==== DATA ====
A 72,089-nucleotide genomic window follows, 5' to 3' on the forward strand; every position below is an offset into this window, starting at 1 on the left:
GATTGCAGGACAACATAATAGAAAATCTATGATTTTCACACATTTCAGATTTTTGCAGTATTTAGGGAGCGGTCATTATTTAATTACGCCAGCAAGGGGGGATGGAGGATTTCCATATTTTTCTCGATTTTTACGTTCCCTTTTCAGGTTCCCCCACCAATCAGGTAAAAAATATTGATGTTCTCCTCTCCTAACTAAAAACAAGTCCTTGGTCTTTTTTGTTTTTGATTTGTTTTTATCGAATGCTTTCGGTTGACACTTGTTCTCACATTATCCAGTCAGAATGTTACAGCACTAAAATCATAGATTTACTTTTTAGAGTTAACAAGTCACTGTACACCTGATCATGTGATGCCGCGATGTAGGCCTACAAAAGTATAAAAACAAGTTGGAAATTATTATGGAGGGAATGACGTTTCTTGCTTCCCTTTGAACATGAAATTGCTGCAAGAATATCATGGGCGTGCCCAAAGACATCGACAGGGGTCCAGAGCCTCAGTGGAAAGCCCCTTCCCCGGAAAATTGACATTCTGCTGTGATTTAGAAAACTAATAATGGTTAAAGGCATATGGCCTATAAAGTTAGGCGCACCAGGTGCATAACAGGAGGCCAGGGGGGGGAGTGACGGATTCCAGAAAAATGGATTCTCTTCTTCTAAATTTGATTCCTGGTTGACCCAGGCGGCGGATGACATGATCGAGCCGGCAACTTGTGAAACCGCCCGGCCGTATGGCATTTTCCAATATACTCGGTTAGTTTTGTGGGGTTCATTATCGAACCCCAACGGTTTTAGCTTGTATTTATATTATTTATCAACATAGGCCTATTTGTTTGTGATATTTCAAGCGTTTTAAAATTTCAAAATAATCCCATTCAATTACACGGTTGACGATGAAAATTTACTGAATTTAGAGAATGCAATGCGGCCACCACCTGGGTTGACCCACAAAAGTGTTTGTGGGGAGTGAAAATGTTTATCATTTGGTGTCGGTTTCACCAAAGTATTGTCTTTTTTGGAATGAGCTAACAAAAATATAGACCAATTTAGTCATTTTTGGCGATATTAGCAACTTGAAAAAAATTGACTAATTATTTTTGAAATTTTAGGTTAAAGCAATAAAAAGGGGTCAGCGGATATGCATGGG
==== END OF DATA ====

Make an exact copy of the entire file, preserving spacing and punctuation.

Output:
A 72,089-nucleotide genomic window follows, 5' to 3' on the forward strand; every position below is an offset into this window, starting at 1 on the left:
GATTGCAGGACAACATAATAGAAAATCTATGATTTTCACACATTTCAGATTTTTGCAGTATTTAGGGAGCGGTCATTATTTAATTACGCCAGCAAGGGGGGATGGAGGATTTCCATATTTTTCTCGATTTTTACGTTCCCTTTTCAGGTTCCCCCACCAATCAGGTAAAAAATATTGATGTTCTCCTCTCCTAACTAAAAACAAGTCCTTGGTCTTTTTTGTTTTTGATTTGTTTTTATCGAATGCTTTCGGTTGACACTTGTTCTCACATTATCCAGTCAGAATGTTACAGCACTAAAATCATAGATTTACTTTTTAGAGTTAACAAGTCACTGTACACCTGATCATGTGATGCCGCGATGTAGGCCTACAAAAGTATAAAAACAAGTTGGAAATTATTATGGAGGGAATGACGTTTCTTGCTTCCCTTTGAACATGAAATTGCTGCAAGAATATCATGGGCGTGCCCAAAGACATCGACAGGGGTCCAGAGCCTCAGTGGAAAGCCCCTTCCCCGGAAAATTGACATTCTGCTGTGATTTAGAAAACTAATAATGGTTAAAGGCATATGGCCTATAAAGTTAGGCGCACCAGGTGCATAACAGGAGGCCAGGGGGGGGAGTGACGGATTCCAGAAAAATGGATTCTCTTCTTCTAAATTTGATTCCTGGTTGACCCAGGCGGCGGATGACATGATCGAGCCGGCAACTTGTGAAACCGCCCGGCCGTATGGCATTTTCCAATATACTCGGTTAGTTTTGTGGGGTTCATTATCGAACCCCAACGGTTTTAGCTTGTATTTATATTATTTATCAACATAGGCCTATTTGTTTGTGATATTTCAAGCGTTTTAAAATTTCAAAATAATCCCATTCAATTACACGGTTGACGATGAAAATTTACTGAATTTAGAGAATGCAATGCGGCCACCACCTGGGTTGACCCACAAAAGTGTTTGTGGGGAGTGAAAATGTTTATCATTTGGTGTCGGTTTCACCAAAGTATTGTCTTTTTTGGAATGAGCTAACAAAAATATAGACCAATTTAGTCATTTTTGGCGATATTAGCAACTTGAAAAAAATTGACTAATTATTTTTGAAATTTTAGGTTAAAGCAATAAAAAGGGGTCAGCGGATATGCATGGG